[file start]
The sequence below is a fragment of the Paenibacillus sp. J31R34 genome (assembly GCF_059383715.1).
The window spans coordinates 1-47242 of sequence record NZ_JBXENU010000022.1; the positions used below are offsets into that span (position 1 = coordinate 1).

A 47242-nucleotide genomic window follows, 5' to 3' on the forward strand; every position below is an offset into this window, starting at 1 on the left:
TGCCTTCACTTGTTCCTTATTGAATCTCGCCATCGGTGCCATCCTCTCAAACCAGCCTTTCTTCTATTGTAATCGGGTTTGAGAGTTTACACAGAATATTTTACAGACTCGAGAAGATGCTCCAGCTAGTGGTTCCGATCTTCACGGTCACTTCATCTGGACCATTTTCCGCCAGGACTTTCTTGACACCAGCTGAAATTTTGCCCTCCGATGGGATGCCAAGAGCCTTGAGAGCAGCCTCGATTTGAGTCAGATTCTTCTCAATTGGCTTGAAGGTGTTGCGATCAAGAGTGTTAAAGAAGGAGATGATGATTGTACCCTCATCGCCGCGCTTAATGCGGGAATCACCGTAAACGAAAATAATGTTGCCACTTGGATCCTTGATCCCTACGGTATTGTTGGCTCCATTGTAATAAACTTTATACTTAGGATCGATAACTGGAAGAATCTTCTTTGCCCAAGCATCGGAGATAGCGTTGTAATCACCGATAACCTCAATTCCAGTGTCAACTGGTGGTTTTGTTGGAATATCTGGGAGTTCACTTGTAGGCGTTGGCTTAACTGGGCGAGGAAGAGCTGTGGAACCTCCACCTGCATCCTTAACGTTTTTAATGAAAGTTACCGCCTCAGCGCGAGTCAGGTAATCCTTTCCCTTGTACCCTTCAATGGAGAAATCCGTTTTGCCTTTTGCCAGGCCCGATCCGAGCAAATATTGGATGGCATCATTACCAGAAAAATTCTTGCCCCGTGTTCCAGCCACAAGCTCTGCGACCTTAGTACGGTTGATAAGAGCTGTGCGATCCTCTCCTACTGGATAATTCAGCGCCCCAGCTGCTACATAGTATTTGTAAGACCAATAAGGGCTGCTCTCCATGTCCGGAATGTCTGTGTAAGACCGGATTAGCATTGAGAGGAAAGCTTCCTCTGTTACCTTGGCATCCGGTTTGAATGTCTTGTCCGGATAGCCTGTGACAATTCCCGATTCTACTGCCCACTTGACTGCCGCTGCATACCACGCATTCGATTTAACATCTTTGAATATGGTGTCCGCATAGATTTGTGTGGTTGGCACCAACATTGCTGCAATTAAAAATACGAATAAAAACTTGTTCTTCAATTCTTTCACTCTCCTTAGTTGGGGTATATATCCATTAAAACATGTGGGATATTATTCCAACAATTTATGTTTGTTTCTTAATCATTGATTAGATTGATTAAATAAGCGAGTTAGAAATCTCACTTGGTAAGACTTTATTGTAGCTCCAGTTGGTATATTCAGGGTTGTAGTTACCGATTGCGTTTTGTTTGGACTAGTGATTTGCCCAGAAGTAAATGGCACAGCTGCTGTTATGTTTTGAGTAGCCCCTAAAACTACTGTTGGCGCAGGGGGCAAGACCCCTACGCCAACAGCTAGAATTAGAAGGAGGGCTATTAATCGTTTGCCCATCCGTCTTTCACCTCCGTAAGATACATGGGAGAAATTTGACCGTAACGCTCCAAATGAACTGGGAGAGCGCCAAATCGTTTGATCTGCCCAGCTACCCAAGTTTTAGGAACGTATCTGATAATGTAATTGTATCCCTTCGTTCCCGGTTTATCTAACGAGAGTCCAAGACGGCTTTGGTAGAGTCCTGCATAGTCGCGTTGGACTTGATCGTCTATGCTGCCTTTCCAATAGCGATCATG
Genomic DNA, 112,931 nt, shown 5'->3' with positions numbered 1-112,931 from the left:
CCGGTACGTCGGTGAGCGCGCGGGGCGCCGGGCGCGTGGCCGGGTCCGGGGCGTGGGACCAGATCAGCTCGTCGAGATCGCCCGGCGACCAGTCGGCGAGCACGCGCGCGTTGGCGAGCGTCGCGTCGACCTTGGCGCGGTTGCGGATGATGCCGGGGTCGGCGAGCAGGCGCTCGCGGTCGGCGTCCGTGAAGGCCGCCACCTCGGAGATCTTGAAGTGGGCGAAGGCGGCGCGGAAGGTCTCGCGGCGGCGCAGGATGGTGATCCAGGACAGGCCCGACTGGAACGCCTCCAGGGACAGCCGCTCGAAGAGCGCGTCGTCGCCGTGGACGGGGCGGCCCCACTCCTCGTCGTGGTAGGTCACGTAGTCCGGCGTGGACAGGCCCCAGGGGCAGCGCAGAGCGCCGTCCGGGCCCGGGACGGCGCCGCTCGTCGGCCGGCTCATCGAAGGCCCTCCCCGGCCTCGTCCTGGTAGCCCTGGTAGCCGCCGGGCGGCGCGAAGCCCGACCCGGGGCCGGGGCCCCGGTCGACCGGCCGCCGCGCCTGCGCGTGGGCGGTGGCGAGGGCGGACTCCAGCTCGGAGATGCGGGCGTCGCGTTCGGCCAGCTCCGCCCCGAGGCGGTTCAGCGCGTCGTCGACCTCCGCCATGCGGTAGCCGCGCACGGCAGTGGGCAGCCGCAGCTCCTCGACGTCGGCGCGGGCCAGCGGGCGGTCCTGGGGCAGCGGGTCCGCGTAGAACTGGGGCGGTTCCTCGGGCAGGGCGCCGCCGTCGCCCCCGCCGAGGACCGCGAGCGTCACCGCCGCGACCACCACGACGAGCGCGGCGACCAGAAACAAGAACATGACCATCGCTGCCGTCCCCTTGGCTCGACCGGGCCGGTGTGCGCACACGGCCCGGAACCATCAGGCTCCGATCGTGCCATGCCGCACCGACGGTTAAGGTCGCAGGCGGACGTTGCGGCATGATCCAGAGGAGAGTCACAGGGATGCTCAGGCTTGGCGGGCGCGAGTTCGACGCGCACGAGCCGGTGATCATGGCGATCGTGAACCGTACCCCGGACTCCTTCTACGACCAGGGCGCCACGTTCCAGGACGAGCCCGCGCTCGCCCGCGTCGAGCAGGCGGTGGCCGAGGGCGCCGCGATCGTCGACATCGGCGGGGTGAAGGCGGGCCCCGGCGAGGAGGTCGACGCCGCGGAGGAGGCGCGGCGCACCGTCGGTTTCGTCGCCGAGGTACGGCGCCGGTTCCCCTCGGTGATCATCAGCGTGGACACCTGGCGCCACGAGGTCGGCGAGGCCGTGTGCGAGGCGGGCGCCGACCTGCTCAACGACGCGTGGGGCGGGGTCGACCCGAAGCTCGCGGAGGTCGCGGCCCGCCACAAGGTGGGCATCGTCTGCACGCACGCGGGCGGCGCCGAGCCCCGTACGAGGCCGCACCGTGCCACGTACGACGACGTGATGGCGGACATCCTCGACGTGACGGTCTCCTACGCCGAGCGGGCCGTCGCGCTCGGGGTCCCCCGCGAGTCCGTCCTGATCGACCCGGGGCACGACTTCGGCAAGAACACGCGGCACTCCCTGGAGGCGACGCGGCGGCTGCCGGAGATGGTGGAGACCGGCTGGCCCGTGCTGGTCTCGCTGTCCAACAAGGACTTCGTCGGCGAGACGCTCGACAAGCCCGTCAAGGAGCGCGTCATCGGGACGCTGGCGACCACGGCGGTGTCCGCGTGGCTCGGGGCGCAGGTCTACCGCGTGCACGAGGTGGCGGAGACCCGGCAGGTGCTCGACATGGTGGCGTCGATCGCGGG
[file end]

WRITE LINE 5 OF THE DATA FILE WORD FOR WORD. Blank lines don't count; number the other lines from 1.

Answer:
Genomic DNA, 112,931 nt, shown 5'->3' with positions numbered 1-112,931 from the left: